IDEAS home Printed from https://ideas.repec.org/
MyIDEAS: Login to save this paper

The effect of remittances prior to an election

  • Jean-Louis COMBES

    ()

    (Centre d'Etudes et de Recherches sur le Développement International(CERDI))

  • Mathilde MAUREL
  • Christian EBEKE

    ()

This paper focuses on the relationships between remittances, elections, and government consumption as a percentage of GDP. We combine data from the National Elections across Democracy and Autocracy (NELDA) dataset compiled and discussed in Hyde and Marinov (2012) and the World Development Indicators dataset. We focus on 70 young democracies in the developing world. The period under investigation is 1990-2010. The main objective of the paper is to assess whether remittances have an influence on the political manipulation, which may occur prior to an election, through in increase in the government consumption-to-GDP-ratio. It appears that remittances dampen the political business cycle (PBC). Furthermore, the PBC is reduced up to the point where it is fully cancelled out at a remittance threshold of 10.7 percent of GDP. Those findings are robust to different econometric strategies and robustness checks.

If you experience problems downloading a file, check if you have the proper application to view it first. In case of further problems read the IDEAS help page. Note that these files are not on the IDEAS site. Please be patient as the files may be large.

File URL: http://publi.cerdi.org/ed/2013/2013.07.pdf
Download Restriction: no

Paper provided by CERDI in its series Working Papers with number 201307.

as
in new window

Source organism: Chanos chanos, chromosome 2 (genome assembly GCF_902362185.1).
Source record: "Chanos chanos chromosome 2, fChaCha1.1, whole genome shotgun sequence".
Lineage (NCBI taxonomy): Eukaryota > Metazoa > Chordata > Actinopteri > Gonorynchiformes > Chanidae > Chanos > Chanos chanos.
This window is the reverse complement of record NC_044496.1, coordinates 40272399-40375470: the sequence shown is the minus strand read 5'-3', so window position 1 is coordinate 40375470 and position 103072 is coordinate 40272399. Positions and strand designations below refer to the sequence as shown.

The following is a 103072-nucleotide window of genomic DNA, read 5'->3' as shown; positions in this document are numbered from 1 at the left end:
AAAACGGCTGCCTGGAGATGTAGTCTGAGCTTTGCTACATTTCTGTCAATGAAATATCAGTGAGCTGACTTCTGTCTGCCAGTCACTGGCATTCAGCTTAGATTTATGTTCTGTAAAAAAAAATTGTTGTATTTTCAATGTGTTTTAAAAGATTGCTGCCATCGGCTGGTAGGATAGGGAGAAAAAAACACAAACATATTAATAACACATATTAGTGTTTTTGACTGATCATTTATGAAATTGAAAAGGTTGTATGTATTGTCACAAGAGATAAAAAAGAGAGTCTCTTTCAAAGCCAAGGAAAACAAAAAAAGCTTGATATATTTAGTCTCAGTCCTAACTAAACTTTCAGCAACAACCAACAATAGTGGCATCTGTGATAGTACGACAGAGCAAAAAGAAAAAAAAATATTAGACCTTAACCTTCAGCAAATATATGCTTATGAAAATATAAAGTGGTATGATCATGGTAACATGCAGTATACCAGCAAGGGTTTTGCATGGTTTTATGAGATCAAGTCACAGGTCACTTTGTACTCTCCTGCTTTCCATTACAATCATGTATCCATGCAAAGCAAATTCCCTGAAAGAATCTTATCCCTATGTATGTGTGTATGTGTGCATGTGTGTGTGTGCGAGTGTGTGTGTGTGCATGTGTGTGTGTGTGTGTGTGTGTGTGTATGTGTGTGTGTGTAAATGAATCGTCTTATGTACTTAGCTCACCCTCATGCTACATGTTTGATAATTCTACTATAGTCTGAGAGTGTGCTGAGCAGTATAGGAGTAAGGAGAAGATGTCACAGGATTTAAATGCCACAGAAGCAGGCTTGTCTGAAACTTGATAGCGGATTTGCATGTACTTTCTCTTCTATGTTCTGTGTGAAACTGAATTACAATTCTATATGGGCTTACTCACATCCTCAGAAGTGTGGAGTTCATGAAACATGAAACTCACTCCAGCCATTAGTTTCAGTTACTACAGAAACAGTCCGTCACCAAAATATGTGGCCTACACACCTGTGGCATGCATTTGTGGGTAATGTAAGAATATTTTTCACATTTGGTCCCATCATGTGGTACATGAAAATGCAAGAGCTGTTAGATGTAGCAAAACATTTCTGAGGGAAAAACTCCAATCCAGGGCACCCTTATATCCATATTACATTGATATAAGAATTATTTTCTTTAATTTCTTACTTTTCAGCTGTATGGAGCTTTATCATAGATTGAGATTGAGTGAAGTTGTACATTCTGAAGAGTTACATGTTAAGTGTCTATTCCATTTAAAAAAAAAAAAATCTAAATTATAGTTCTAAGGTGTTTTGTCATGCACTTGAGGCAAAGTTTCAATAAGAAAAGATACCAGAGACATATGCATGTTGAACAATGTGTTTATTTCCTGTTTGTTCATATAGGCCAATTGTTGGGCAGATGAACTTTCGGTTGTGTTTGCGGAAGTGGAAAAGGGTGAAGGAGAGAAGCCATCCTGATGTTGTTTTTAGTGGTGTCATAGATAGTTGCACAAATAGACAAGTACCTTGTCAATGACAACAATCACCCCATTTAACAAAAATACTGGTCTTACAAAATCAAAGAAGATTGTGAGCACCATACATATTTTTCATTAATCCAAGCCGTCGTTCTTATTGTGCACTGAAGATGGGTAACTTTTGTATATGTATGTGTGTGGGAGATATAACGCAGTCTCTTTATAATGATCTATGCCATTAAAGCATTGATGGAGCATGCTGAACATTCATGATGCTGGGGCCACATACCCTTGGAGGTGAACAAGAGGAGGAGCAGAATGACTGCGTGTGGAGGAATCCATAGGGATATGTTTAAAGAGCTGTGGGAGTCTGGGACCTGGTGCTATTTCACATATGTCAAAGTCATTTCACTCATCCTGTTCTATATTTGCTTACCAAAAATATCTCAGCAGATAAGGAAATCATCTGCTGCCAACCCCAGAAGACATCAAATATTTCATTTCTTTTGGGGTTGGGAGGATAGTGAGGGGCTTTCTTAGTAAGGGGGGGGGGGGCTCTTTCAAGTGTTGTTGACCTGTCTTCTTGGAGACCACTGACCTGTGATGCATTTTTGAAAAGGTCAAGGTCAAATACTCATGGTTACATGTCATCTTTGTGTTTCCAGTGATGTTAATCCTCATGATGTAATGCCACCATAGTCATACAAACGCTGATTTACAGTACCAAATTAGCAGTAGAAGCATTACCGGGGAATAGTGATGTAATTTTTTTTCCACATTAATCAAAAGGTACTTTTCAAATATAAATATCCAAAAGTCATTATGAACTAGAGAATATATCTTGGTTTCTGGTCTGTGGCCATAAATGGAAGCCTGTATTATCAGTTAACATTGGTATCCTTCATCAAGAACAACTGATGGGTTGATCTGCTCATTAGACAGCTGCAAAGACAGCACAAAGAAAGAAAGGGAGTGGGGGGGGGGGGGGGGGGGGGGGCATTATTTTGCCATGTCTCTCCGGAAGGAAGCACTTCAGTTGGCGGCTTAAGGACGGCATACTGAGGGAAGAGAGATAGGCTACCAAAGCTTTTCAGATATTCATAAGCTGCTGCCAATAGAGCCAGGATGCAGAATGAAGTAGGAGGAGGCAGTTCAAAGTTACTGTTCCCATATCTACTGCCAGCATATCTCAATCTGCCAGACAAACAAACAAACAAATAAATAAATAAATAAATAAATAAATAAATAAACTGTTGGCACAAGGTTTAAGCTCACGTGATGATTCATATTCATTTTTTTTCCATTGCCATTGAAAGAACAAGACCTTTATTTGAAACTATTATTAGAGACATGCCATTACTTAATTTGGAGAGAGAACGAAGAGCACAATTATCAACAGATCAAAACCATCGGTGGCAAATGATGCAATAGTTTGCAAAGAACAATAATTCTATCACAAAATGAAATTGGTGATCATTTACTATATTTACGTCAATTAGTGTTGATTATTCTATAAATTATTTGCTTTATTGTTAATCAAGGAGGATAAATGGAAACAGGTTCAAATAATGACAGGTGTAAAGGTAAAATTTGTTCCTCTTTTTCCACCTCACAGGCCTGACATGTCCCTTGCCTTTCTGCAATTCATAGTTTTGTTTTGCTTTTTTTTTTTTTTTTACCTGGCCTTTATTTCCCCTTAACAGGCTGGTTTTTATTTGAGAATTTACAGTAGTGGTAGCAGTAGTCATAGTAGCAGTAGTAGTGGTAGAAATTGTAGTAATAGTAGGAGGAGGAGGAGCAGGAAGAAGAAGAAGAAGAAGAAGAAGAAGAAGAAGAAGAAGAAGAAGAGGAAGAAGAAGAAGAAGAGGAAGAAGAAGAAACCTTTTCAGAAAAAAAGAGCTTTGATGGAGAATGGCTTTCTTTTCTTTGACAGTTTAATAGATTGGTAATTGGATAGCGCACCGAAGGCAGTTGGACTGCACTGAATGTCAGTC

Length: 23
Date of creation: 2013
Date of revision:
Publication status: Published in Applied Economics, 2015, pages 4074-4089
Handle: RePEc:cdi:wpaper:1430
Contact details of provider: Postal:
65 Bd. F. Mitterrand, 63000 Clermont-Ferrand

Phone: (33-4) 73 17 74 00
Fax: (33-4) 73 17 74 28
Web page: http://cerdi.org/

More information through EDIRC

References listed on IDEAS
Please report citation or reference errors to , or , if you are the registered author of the cited work, log in to your RePEc Author Service profile, click on "citations" and make appropriate adjustments.:

as in new window
  1. Schuknecht, Ludger, 2000. "Fiscal Policy Cycles and Public Expenditure in Developing Countries," Public Choice, Springer, vol. 102(1-2), pages 115-30, January.
  2. Allan Drazen & Marcela Eslava, 2005. "Electoral Manipulation via Expenditure Composition: Theory and Evidence," NBER Working Papers 11085, National Bureau of Economic Research, Inc.
  3. Simone BERTOLI & Francesca MARCHETTA, 2012. "Bringing It All Back Home Return migration and fertility choices," Working Papers 201201, CERDI.
  4. Khemani, Stuti, 2004. "Political cycles in a developing economy: effect of elections in the Indian States," Journal of Development Economics, Elsevier, vol. 73(1), pages 125-154, February.